Chev’s UTE Force Gives Cowan High School a Brand New Cricket Field
The Chevrolet UTE Force recently descended on Cowan High School in New Brighton, Port Elizabeth, where, with the help of a fleet of the legendary all new Chevrolet Utility bakkies, they built a brand new cricket field in the school within five and a half days.
The UTE-Force is a new initiative from Chevrolet, and is made up of the country's most varied and skilled experts, from carpenters and plumbers to electricians and industrial designers. These talented and dedicated individuals are all ready and waiting to take on various projects around South Africa, as they give back to the community with the help of Chevrolet.
In their first project the intrepid team tackled building Cowan High School a new cricket field, as well as a batting practice area.
Tim Hendon, Brand Manager for Chevrolet, said the aim of the UTE Force was to promote the Chevrolet Utility's capabilities, while at the same time giving back to the people of South Africa.
"In coming up with the idea we wanted to show the capability of the vehicle, but we also looked to do it in a way that benefitted a community or benefitted South Africa in general," he said.
Hendon said Cowan High School had been identified through Eastern Cape Cricket, due to their strong performance as a cricketing school, despite their lack of resources.
"We are leaving a sports field here. It will be fully functional. We are also training up local staff from the community to take care of the facility once we leave," said Hendon.
Trevor Dolley, Cowan High School principal, said the school was established in 1946 and currently had over 1,300 learners, many of whom came from disadvantaged homes where parents were often unemployed and where children were raised on income from old age pensions and child care grants.
Despite the disadvantages, Dolley said New Brighton was also known for producing some of South Africa's political, economic and sport greats. "We were actually brought on board due to our performance in terms of our cricketing abilities of our boys and our girls at school," he said.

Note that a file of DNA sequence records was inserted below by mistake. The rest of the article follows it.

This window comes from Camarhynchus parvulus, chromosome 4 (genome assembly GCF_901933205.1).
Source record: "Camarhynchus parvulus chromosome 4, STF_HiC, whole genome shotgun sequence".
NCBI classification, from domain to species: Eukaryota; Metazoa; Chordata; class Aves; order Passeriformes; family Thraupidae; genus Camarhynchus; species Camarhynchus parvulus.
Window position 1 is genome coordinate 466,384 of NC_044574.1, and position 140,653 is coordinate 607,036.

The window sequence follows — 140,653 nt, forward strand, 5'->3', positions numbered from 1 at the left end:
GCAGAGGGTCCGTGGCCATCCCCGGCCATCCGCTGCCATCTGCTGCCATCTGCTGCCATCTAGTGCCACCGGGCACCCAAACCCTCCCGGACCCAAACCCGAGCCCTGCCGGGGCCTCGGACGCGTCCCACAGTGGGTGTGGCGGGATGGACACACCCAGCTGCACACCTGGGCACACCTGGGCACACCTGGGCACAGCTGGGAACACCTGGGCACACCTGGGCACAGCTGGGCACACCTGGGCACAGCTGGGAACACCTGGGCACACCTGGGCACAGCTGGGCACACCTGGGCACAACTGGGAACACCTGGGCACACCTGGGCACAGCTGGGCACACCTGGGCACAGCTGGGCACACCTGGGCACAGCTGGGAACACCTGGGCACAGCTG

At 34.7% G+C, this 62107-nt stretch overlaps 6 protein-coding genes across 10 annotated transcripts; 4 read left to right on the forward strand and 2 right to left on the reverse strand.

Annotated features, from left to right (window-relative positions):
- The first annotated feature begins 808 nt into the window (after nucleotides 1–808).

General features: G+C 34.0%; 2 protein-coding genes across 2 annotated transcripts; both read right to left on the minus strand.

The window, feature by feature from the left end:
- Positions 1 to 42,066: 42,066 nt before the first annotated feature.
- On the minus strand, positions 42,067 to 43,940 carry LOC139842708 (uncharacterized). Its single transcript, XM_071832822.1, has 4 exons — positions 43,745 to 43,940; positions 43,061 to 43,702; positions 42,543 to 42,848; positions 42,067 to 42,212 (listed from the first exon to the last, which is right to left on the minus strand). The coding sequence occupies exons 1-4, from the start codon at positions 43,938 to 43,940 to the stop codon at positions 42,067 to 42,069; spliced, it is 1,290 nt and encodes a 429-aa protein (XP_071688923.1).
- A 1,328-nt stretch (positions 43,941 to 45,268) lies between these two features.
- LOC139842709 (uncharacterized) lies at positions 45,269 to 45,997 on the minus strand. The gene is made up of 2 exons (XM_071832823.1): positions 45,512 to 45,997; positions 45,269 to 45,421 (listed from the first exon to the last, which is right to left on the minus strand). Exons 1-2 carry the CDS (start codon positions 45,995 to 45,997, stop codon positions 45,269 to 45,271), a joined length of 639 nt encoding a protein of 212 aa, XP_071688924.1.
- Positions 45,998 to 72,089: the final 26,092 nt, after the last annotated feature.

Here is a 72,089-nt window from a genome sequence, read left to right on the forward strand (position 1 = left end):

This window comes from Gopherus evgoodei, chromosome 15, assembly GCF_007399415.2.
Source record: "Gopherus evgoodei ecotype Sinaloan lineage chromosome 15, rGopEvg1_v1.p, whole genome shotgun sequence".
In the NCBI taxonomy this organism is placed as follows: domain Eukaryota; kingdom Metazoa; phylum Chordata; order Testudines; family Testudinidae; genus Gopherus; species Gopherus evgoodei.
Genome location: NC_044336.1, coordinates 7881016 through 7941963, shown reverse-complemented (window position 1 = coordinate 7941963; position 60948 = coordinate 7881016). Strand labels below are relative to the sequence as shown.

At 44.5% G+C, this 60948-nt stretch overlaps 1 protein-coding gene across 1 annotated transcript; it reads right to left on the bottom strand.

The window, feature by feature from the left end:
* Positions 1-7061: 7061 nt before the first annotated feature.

The school's cricketing successes can be traced to Cowan's dedicated cricketing coach, Moses Maleki, who has been at the school since 2007. When Maleki started coaching cricket at Cowan, there was no proper field, no facilities and a single bag of donated kit.
Fuelled by the love of the game, Maleki persevered, growing two strong boys’ teams and a girls’ team. Some of his boys have already been called up for EP trials.
Dave Emslie, CEO of Eastern Cape Cricket, who had identified Cowan High School as the beneficiary on behalf of Chevrolet, agreed.
"Cowan last year in the CSA pro 20 competition played in the regional final against Grey High School, and I was struck by the stark difference between what we have at Grey High School and what we have at Cowan High School," he said.
Lonwabo "Lopsy" Tostsobe, well known South African and Chevrolet Warriors cricket player, grew up in New Brighton, said the area had a good sporting culture.
"I remember playing in the streets using bread crates as wickets. I think what Moses is doing here for children is more than just coaching cricket," he said.
Maleki agreed, comparing his cricket field to a classroom. "Some people see Cricket as just a game. A field is a lot like a classroom. It shows the kids how to catch and how to swing and how to get back up when you get knocked down. It is those lessons that can take you anywhere," Maleki said.